Meet Jeannine. Jeannine is a crazy cat lady. Jeannine owns 17 cats and lets them frolic about inside and outside. [NOTE: the REAL Jeannine may be crazy; is definitely a lady; and does have an affinity for cats. However, she loves wildlife; therefore, her undisclosed number of cats stay safely indoors. But for the sake of this post, she agreed to play along as the crazy cat lady.]
When she opens the door and those non-native predators are released into the world, where do they go?
Good question! And where there’s a good question, there’s usually someone willing to answer it and make a little money while they’re at it.
Research on free-roaming and feral cats and their effects on wildlife have been going on for years. But Crazy Cat Lady Jeannine doesn’t care about that. She just wants to know where Mr. Buttons hangs out when he’s not napping by the window.
CatNip Technologies to the rescue! CatNip Technologies is dedicated to tracking your furry friends. They developed a small, lightweight GPS CatLogger. All this for the low price of $30. Definitely within Jeannine’s price range.
So what does following Mr. Buttons have to do with deer? If you haven’t figured it out yet, deer are connected to everything…eventually. They have 6 degrees or less of separation from EVERY topic or issue.
GPS collars used in wildlife studies must be accurate, waterproof, and long lasting. They need to stand up to every season and whatever a critter can throw at it. Combining all these traits into a collar can be quite expensive (GPS collars used for the Deer Forest Study set us back ~$2,500 each – way out of Jeannine’s budget. And have you seen the size of them? Poor Mr. Buttons could never carry that around).
Could this $30 CatLogger used by crazy cat ladies substitute? Researchers are always looking to stretch their budgets so it wasn’t long before CatLogger devices were being tested on everything from Elephants to pigeons. And The Deer-Forest Study is no exception.
Why not switch out all expensive GPS collars with these economical (read cheap) CatLoggers? Remember that thing about wildlife GPS collars needing to be accurate and long lasting. Tracking a cat around a neighborhood is one thing, but tracking a deer under heavy forest canopy is another. Heavy forest cover can disrupt how the device connects to satellites and result in an incorrect position or no position at all. While this is a huge problem, it really doesn’t matter if the device doesn’t last more than a day or two to begin with.
CatNip Technologies is not only a crazy cat lady’s best friend, but a researcher’s as well. They developed a similar unit meant specifically for scientific studies. These units are better equipped to handle the wear and tear of being on various wild critters with only a slightly higher price tag ($45).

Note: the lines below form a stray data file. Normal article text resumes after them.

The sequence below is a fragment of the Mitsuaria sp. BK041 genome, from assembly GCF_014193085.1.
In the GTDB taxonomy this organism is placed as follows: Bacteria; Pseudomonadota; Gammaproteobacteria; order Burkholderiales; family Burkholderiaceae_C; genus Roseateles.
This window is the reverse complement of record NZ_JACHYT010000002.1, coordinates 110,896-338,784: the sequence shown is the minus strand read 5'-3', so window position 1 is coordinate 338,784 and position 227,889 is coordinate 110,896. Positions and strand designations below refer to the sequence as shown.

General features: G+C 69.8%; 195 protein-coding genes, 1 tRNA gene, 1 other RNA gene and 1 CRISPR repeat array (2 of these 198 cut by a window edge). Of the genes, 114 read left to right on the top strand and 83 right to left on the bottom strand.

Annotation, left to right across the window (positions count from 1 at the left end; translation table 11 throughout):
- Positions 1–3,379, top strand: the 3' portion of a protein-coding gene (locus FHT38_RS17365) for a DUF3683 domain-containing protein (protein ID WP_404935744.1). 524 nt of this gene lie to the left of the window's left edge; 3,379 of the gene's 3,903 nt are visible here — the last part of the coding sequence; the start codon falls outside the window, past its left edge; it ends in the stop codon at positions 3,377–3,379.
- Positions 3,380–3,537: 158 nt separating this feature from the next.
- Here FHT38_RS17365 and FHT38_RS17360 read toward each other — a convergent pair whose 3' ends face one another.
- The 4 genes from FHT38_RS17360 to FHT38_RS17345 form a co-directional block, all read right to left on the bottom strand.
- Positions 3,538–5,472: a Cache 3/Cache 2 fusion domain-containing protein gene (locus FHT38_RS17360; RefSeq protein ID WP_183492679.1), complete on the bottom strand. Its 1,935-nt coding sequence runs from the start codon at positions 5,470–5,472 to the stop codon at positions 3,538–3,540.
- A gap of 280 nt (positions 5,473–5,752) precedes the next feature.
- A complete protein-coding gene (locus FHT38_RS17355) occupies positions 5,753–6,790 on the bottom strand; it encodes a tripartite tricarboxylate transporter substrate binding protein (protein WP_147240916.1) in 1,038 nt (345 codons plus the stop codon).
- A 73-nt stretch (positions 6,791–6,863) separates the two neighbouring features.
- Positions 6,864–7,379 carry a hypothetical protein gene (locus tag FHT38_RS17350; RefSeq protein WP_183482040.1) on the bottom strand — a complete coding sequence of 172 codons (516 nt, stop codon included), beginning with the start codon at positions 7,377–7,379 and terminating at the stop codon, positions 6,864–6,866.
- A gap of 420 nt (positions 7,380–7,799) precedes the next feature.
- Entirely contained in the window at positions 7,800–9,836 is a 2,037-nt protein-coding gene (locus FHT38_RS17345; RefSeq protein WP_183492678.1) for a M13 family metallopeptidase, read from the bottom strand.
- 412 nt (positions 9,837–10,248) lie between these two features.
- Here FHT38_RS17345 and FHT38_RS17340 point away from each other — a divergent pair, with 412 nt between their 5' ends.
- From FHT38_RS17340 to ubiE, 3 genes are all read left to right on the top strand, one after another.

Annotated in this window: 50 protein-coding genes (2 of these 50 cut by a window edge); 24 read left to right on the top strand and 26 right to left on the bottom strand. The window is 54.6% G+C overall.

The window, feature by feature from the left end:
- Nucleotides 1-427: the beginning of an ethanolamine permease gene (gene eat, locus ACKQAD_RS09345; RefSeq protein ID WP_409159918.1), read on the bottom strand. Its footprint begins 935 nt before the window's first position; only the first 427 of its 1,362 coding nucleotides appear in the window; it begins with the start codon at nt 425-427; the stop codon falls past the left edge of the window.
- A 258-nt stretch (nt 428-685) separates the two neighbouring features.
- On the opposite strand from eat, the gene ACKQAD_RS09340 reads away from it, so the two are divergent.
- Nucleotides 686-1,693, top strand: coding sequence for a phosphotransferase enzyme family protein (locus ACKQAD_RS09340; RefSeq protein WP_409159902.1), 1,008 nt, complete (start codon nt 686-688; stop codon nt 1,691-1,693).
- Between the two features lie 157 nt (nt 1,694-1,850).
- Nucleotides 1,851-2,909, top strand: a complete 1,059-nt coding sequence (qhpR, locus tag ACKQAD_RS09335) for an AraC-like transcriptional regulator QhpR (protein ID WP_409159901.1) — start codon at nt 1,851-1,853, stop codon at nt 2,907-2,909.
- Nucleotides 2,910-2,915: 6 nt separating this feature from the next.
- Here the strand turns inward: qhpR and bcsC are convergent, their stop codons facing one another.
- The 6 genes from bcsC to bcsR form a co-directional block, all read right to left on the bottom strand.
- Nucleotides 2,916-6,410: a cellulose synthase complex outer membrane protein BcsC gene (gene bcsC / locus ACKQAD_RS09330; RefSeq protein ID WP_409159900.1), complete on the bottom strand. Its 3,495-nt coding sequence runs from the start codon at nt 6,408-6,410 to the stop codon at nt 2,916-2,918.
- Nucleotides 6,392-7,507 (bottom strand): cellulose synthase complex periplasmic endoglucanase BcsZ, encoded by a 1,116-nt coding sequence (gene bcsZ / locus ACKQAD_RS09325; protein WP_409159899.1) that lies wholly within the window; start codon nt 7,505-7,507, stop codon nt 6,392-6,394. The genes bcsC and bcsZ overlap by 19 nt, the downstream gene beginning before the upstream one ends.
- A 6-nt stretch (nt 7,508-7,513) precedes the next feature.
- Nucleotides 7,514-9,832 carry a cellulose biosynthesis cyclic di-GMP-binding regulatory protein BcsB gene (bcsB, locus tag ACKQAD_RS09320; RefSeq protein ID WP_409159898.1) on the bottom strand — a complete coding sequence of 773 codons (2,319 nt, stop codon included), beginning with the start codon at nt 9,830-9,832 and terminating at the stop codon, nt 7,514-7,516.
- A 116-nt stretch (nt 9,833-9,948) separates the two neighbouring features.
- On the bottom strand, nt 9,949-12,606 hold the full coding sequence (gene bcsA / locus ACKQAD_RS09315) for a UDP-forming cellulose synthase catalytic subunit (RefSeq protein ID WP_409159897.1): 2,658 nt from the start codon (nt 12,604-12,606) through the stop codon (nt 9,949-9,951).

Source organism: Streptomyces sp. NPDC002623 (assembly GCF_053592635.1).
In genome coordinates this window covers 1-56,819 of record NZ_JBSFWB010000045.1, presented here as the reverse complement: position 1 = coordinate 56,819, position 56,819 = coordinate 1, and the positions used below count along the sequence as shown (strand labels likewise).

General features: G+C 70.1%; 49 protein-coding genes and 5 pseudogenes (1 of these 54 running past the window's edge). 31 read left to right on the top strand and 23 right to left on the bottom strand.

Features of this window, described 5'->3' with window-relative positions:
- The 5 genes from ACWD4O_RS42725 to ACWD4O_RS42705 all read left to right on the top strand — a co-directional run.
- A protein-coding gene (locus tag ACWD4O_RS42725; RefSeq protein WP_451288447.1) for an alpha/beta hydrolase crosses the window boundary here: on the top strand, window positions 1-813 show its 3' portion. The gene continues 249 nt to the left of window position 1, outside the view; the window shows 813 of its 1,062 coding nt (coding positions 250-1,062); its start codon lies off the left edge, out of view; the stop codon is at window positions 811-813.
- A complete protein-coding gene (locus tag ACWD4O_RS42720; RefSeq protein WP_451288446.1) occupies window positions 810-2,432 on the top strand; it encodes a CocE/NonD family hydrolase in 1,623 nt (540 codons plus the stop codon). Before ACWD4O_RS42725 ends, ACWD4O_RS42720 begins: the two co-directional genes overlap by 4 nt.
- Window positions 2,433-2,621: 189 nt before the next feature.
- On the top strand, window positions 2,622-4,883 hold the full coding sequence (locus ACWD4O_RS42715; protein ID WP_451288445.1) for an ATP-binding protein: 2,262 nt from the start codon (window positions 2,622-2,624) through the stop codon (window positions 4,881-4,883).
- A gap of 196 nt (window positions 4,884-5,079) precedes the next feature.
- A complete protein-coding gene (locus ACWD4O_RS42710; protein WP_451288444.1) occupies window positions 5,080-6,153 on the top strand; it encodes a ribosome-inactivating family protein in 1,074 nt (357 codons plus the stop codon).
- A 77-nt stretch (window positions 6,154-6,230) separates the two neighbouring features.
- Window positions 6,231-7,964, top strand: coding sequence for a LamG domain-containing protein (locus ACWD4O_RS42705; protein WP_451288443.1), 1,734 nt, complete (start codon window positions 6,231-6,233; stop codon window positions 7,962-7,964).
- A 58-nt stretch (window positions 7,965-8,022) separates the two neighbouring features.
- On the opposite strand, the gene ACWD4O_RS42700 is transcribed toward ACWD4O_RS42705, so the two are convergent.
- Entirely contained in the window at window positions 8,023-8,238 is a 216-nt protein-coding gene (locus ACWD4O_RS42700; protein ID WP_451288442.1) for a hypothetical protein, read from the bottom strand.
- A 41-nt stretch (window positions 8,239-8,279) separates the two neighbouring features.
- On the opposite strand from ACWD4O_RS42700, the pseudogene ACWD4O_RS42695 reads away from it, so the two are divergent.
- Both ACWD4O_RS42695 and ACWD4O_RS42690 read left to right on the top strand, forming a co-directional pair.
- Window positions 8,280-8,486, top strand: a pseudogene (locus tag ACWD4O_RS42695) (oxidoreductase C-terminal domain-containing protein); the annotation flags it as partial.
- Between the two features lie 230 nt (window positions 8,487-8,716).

But can these units really take accurate positions and last long enough?
Cue the deer!
Actually cue the fawns….they aren’t much bigger than a cat right? Our fawn collars do not currently collect GPS locations so we decided to attach these small units to some of our collars and put them to the test. Here is a picture of a fawn collar with the CatLog technology (on the left) and a fawn collar without a GPS attachment (on the right).
Our highest priority is tracking fawns with mothers that have a high-powered, fancy-schmancy GPS collar. By contrasting the positions from these two GPS devices on individuals that we know spend time together will help identify accuracy.
So how did the CatLoggers perform? Not bad.
Check out the movie below. Mom’s locations (blue dots taken with fancy-schmancy GPS tracker) and the fawn’s positions (pink dots taken with cheap CatLogger GPS unit). The CatLogger took positions for the first two weeks of life. [Watch how mom took a road trip leaving her fawn alone on May 29!]
This technology faces a lot of problems before it will be a truly viable option for wildlife studies – battery life is still an issue and the only way to get the locations is to physically retrieve the logger.
But we will continue testing these units and providing feedback to the companies that produce them. Who knew that a crazy cat lady would help track a deer?
-Tess Gingery and Jeannine Fleegle (aka Crazy Cat Lady)
[Tess Gingery is working on her M.S. degree
in Wildlife and Fisheries Sciences studying
fawn survival and causes of mortality]
If you would like to receive email alerts of new blog posts, subscribe here.
And Follow us on Twitter @WTDresearch